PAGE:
The UK Research and Innovation (UKRI) Centre has announced that Cray has won the contract to build the Archer 2 national supercomputer. Expected to be 11 times more powerful than Archer, Archer 2 will be built in the same room as the out-going system so there will 2 or 3 months downtime. In brief, Archer 2 will utilise 11,696 AMD Epyc Rome CPUs, delivering nearly 1.5 million processing threads to users.
Archer 2 will bring a significant step forward in computing power accessible to the UK's science and research community. Pre-construction performance estimates are many multiples ahead of the current Archer system (also built by Cray, in 2013), and it should perform 8.7x in CP2K, 9.5x in OpenSBLI, 11.3x in CASTEP, 12.9x in GROMACS, and 18.0x in HadGEM3. Overall, Archer 2's peak performance is estimated at ~ 28PFLOP/s.
The new Cray-built machine, situated in Edinburgh will be fitted into 23 Shasta Mountain direct liquid cooled cabinets. Inside there are 5,848 compute nodes, each with dual AMD Rome 64C / 128T CPUs at 2.2GHz, accompanied by 1.57PB of RAM. The system will also utilise a 1.1PB all-flash Lustre BurstBuffer file system, and 14.5PB of Lustre work storage in 4 file systems. There is a 1+1PB backup / recovery file system too. Cray next-generation Slingshot 100Gbps network is leveraged in a diameter-three dragonfly topology, consisting of 46 compute groups, one I/O group and one Service group.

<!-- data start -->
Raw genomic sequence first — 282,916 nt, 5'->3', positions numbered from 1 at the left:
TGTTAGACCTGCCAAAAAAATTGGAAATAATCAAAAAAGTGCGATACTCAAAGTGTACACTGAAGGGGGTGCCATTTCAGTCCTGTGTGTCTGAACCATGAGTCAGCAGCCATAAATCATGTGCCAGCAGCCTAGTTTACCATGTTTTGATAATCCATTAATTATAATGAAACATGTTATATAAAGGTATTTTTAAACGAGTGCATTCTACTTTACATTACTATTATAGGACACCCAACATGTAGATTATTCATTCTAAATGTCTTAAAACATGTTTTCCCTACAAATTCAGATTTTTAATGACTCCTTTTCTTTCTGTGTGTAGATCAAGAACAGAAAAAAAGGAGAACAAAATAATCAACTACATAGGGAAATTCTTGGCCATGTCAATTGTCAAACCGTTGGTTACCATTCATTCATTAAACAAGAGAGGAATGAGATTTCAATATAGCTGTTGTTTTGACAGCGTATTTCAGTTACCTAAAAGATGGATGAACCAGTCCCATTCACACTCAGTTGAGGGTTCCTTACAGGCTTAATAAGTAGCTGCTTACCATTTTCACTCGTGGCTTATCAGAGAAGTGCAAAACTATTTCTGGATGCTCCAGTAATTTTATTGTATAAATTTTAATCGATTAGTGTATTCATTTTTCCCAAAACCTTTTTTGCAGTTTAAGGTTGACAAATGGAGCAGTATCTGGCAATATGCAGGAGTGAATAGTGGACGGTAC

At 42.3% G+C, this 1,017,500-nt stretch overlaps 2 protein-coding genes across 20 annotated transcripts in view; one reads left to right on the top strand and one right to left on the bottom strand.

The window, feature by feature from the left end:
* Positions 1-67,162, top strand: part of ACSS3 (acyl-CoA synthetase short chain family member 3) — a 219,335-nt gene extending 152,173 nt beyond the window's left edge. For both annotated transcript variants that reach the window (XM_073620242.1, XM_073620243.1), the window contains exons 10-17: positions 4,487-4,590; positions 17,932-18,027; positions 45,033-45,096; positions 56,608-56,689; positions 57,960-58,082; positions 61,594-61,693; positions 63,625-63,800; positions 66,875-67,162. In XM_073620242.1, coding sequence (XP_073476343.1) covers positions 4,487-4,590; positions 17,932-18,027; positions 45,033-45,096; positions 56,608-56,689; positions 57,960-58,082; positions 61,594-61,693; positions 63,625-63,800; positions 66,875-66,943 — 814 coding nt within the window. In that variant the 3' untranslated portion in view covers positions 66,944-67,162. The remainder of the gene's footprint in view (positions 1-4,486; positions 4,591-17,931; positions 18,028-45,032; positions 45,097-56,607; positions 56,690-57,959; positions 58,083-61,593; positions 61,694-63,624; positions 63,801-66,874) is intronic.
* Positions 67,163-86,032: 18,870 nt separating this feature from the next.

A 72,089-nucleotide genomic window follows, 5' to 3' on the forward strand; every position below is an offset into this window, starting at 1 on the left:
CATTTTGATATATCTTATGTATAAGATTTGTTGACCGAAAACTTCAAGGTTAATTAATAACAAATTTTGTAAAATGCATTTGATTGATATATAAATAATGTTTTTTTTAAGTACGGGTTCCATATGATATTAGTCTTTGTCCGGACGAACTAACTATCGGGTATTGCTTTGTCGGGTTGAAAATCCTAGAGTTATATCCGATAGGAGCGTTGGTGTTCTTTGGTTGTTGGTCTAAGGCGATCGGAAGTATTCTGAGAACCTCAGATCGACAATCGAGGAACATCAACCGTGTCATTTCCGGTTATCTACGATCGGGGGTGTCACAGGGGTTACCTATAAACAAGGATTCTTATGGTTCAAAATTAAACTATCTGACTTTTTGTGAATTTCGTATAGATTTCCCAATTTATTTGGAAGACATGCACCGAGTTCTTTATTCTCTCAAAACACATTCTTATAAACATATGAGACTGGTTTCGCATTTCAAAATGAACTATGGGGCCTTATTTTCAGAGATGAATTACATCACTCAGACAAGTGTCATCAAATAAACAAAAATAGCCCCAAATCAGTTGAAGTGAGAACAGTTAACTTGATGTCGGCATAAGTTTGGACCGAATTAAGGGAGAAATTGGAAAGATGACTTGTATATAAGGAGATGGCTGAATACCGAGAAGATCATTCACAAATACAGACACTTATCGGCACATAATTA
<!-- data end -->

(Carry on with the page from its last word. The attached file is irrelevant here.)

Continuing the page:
As mentioned in the intro, there will be a period of downtime, as the Archer is replaced in-situ with the Archer 2. Archer is due to end operation on 18th February 2020, and Archer 2 will be operational from 6th May 2020, says the official UKRI supercomputer site. However, potential users will need to wait yet another month for any access as the system is planned to be stress tested for 30 days.